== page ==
Wednesday, August 27, 2008


Congratulations to everyone getting the chance to read this post. It's many, many years in the making and I've finally decided to take the time to scribble down my thoughts on this subject.

Notice the extra "in" in the title? This post isn't just about embracing the act of being feminist, but about embracing the art of being feminine. The discord comes when society believes that the two are mutually exclusive. I've come to understand that the the most beautiful harmonies of a woman happen in the moments where this dichotomy is expressed.

Though feminism has come to stand for more than equality (the term now rings with tones of female power and sometimes even male-bashing) I've never been one to discount the benefits of men. I prefer to embrace them ...*wink*... rather than condemn them. I do, however, think it's wrong to discount the value of a person just because of race, gender, or sexual orientation.

Call it feminism or call it human rights, but I believe that it's just ridiculous in this day and age to expect that there's anything that a man can do that a woman can't. It may have to be done differently, but I believe that we can both achieve the same end result. What's even more ridiculous in my mind is to expect that there are things that a masculine woman can do that a feminine woman cannot.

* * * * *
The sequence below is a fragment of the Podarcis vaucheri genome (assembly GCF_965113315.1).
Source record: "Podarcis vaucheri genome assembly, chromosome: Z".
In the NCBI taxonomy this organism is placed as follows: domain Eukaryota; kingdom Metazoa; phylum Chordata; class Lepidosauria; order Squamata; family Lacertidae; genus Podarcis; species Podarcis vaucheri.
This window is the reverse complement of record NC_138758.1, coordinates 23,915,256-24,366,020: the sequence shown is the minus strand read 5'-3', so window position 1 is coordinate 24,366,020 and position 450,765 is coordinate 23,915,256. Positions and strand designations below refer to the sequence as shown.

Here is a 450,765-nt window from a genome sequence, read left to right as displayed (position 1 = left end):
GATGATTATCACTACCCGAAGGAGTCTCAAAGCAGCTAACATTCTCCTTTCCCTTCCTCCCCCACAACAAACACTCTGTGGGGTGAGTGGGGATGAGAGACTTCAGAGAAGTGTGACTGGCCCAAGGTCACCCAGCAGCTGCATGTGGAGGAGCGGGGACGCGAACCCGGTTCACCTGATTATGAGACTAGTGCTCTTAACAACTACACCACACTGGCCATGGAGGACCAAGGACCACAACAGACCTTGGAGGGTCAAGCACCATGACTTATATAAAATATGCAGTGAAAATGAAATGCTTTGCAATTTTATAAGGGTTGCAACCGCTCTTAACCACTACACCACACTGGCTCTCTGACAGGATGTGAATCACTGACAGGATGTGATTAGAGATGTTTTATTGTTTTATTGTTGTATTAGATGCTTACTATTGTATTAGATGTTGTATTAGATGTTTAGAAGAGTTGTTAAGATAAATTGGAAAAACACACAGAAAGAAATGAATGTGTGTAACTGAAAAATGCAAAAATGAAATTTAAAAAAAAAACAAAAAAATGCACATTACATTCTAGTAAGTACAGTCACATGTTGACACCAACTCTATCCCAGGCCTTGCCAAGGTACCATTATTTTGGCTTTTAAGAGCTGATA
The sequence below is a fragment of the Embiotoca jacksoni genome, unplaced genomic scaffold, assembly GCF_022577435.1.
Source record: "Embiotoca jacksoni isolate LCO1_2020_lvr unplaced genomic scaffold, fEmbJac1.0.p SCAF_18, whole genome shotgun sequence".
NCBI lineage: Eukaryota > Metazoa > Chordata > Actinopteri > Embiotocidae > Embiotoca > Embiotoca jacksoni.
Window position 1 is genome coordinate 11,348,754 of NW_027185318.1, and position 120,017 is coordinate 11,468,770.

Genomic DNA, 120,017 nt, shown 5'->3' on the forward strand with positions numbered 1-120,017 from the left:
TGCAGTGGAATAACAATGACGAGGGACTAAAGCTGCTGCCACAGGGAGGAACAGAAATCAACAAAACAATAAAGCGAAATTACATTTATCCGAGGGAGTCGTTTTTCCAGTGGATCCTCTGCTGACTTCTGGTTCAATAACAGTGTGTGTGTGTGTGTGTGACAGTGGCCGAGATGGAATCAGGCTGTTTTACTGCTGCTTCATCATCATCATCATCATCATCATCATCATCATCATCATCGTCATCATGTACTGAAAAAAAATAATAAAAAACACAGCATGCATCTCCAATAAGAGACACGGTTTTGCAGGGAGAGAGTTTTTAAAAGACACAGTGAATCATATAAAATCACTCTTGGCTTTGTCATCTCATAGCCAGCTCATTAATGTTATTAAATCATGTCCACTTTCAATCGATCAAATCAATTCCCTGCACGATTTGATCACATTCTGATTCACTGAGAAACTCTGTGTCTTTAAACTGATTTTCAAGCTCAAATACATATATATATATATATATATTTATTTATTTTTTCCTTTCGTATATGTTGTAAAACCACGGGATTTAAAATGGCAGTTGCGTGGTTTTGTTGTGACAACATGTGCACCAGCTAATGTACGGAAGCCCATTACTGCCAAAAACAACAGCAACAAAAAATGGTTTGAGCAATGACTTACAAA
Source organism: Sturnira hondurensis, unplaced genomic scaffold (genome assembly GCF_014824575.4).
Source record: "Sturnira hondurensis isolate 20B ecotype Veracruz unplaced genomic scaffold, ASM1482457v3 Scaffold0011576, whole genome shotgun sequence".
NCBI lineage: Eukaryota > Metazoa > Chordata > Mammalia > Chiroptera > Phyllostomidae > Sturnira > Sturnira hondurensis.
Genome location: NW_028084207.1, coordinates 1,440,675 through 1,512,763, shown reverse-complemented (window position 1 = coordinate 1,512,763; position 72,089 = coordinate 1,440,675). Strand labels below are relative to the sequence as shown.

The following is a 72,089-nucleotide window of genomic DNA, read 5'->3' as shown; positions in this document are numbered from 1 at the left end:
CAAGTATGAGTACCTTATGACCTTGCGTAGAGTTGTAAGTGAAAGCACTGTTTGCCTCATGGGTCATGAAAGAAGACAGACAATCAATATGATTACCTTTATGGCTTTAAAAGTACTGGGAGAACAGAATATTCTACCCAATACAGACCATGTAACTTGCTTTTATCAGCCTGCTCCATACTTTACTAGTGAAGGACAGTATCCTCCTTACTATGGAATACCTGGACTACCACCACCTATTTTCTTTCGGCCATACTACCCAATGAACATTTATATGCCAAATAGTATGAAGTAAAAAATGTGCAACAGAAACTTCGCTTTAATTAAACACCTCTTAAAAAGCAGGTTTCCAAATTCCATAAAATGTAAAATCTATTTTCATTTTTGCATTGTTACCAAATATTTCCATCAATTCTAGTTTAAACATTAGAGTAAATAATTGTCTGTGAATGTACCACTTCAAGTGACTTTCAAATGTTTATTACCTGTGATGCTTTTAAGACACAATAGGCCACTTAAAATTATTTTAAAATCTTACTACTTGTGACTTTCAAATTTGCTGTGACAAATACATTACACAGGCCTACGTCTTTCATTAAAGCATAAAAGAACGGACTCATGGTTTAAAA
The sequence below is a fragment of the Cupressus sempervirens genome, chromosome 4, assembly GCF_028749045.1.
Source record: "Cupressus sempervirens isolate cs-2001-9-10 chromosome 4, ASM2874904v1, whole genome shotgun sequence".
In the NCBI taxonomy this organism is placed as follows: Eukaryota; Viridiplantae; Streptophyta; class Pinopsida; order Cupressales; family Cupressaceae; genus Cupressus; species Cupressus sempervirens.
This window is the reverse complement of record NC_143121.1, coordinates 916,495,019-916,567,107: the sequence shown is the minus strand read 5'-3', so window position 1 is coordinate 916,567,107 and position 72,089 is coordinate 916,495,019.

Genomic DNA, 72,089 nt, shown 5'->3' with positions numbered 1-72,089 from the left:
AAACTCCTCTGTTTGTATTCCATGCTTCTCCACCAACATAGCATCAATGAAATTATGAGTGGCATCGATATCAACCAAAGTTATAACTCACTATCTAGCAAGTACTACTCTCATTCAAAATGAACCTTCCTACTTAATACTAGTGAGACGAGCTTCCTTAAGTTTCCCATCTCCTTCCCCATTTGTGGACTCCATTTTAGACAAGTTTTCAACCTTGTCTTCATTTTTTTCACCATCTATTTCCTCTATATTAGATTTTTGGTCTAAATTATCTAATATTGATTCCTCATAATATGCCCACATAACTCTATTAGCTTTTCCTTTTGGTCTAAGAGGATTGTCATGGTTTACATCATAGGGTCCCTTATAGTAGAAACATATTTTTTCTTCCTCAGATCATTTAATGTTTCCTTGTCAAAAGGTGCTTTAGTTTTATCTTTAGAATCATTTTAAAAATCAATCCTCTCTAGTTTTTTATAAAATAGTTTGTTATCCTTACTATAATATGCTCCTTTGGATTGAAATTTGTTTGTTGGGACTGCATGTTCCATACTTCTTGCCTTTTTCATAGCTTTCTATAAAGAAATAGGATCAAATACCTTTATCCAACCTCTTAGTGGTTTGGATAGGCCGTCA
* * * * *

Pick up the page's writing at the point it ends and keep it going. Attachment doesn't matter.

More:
Nurturing our looks is a personal choice, but it's not the only thing that accounts for our femininity. Feminine traits are generally those that are associated with being submissive or weak: softness, elegance, patience and nurturing behaviors. Things like baking and sewing are seen as acts of service and are also considered very feminine.

My view is that women shouldn't try to shake the stereotypes of womanhood, but create more. Are you a woman who plays football, fixes cars and lifts weights? Cool. But you can do that without taking away the validity and self-worth of a woman who spends most of her spare time in the kitchen or raising her family. Are you a female computer scientist who plays dodgeball and takes out your own trash? Awesome, but you could still wear make-up and show cleavage. There's no need to sacrifice femininity for feminism, or vice versa. Don't eradicate stereotypes, broaden them. Take them all! Woman should be in the kitchen, taking care of children, paying bills, doing yardwork, working as CEOs and be in charge of homeland security.

If you're not prepared to be a trailblazer, don't worry. This path has been cut. It's been done. Now, you can just follow in the footsteps of women like Gena Davis. She played the organ, flute, piano and drums. On top of that, she's fluent in multiple languages and a member of American Mensa with an IQ of over 140.

Another is Mira Sorvino. She graduated Magna-Cum-Laude from Harvard and helped found the Harvard-Radcliffe Veritones. She speaks French and is fluent in Mandarin.

Natalie Portman also has a degree from Harvard, and she speaks English, Hebrew, French, Japanese, German and Arabic.

The truth is, there is no shortage of woman who are strong, smart and beautiful. I, for one, think that it's fantastic!

Masculine and Feminine No. 4 © Doug Craft, 1980
Picture of Geena Davis courtesy of Imageworks.

No comments: